Every time I sit down to write an article I get that queasy butterfly feeling in my gut. I know I worry about it too much. I never think it’s good enough. I stress over punctuation, syntax, and flow. And it seems that no matter how many times I proof-read a piece I always catch something–a misspelled word, a comma splice, a run-on sentence, missing words, repeated words. It never seems perfect. Although I’m no longer working as a flack, sometimes I feel like I’m a hack, and it is agony.
When I’m working on Julius I don’t feel this way at all. It’s different. I still worry about the same things, but I’m more relaxed about it because I know I’m working on the 115th draft and it’s getting critiqued. However, the day will come when it’s completely finished, and I’ll have to format it and get it ready for an agent that’s when the agony will consume me. Even if it’s perfect, I know I’ll find something to worry about.
So why write if I’m putting myself through Hell? That’s a hard and easy question. The easy part is that I enjoy making up the stories, and I love learning from them. Thanks to Hand/Eye I am learning a great deal about textiles and other crafts. In fact, I’m embarrassed to admit that this is all very new to me and how ignorant I was about the world of crafts. Two months ago, I would have thought a quilt was a quilt. Writing, like reading, opens more worlds for you.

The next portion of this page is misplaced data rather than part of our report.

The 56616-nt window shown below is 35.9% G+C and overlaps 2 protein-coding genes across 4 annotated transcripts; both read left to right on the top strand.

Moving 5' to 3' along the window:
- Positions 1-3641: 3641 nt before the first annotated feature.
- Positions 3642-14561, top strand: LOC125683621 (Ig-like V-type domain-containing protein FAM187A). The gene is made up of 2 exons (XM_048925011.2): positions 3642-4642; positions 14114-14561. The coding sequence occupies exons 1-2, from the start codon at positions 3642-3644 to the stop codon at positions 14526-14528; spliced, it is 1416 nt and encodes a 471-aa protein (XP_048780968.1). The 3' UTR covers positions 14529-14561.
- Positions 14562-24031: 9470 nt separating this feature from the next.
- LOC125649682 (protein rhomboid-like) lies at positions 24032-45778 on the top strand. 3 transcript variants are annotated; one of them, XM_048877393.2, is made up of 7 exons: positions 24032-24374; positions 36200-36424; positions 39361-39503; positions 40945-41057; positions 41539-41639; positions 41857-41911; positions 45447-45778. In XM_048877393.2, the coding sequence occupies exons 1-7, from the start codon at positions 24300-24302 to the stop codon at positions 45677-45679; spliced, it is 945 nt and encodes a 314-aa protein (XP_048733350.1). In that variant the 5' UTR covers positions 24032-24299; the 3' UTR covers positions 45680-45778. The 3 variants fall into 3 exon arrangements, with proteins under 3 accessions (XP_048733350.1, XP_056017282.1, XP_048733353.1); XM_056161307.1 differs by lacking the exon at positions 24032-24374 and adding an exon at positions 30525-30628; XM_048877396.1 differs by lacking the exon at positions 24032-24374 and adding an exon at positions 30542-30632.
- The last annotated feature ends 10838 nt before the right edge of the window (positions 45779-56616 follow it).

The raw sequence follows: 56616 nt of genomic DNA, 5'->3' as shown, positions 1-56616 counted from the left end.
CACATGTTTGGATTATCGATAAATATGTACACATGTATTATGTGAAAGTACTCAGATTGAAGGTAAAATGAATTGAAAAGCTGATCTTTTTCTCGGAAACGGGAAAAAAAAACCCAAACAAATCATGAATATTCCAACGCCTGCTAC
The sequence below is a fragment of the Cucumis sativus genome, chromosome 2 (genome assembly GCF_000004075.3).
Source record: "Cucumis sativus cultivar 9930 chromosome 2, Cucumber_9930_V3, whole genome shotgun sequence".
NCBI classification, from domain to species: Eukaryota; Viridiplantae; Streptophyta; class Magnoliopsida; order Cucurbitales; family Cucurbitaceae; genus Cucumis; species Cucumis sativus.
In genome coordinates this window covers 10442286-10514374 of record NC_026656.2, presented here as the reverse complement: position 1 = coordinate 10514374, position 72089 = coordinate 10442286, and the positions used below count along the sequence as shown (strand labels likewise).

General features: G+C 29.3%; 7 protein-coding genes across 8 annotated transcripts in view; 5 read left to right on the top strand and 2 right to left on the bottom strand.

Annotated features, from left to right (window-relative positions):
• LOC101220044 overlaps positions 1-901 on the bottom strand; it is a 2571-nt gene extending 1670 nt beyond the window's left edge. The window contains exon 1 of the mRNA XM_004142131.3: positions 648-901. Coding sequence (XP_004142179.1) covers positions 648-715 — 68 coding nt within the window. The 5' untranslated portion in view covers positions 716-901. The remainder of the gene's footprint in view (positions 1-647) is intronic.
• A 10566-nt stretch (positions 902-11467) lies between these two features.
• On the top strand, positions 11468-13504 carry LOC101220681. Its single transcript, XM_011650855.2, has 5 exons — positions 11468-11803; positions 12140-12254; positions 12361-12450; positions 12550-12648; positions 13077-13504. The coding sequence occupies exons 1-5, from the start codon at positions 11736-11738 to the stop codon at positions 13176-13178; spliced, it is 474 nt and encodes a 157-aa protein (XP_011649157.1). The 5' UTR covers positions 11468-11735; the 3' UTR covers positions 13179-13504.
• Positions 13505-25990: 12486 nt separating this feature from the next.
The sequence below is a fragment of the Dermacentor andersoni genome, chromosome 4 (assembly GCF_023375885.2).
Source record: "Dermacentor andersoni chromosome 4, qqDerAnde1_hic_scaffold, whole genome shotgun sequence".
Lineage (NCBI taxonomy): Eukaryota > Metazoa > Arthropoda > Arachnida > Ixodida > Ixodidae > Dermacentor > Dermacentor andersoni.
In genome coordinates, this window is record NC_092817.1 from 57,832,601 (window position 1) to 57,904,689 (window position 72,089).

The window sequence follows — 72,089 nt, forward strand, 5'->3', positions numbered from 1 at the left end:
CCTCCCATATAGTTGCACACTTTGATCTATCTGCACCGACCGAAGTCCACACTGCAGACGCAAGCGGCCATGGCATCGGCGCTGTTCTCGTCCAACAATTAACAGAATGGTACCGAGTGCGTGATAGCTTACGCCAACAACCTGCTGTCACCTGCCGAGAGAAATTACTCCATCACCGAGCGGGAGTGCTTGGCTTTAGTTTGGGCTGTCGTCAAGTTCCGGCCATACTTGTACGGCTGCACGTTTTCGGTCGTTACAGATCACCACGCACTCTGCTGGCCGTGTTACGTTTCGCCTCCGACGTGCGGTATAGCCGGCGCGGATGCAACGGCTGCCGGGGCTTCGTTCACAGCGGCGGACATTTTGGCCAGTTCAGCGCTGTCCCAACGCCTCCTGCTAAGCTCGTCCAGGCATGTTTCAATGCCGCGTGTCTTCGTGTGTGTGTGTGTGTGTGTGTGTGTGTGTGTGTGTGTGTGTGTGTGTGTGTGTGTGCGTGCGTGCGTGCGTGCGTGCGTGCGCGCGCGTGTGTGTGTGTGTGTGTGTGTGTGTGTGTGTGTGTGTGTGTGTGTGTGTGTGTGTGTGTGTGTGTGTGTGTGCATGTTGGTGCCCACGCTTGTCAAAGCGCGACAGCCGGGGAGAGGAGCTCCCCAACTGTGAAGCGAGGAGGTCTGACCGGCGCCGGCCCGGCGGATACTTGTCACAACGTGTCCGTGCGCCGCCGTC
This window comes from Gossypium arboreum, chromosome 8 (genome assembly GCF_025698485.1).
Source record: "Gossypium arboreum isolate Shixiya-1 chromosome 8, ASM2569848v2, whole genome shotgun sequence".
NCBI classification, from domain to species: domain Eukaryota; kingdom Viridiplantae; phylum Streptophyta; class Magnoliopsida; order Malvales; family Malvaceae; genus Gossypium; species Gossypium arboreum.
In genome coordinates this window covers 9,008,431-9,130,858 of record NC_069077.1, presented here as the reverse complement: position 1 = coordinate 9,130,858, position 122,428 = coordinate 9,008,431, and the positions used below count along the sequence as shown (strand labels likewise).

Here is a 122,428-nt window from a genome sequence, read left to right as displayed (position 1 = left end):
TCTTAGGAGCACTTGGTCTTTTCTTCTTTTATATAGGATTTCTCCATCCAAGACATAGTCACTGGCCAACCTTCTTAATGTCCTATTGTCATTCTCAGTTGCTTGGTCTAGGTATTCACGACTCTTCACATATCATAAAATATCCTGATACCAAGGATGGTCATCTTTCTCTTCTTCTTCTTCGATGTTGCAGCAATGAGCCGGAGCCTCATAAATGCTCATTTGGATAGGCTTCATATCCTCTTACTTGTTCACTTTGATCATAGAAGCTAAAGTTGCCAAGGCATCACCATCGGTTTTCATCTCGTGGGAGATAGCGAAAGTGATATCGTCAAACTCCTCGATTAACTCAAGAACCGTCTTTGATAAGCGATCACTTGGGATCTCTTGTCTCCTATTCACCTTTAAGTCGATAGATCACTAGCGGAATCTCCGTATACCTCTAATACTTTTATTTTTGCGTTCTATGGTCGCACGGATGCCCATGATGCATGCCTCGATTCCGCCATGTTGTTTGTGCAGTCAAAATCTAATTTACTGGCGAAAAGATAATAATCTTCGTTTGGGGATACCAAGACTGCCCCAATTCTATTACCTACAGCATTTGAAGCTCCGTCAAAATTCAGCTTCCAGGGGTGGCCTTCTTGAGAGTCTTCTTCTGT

Now to the hard part of the question. I believe that no matter what I do whether it’s public relations or working as a bagger at a grocery store, something in the back of my mind will be nibbling at me, convincing me I’m doing something wrong, and that it’s not perfect. Writing is no different.
I’m hoping that once I win the Pulitzer this feeling of not being good enough (or smart enough) will go away. Did I just write, “win the Pulitzer?” I’m kidding, but I can dream, right?
Back to the salt mines. My gut is twisting up and I know that’s a sign that I have to get writing.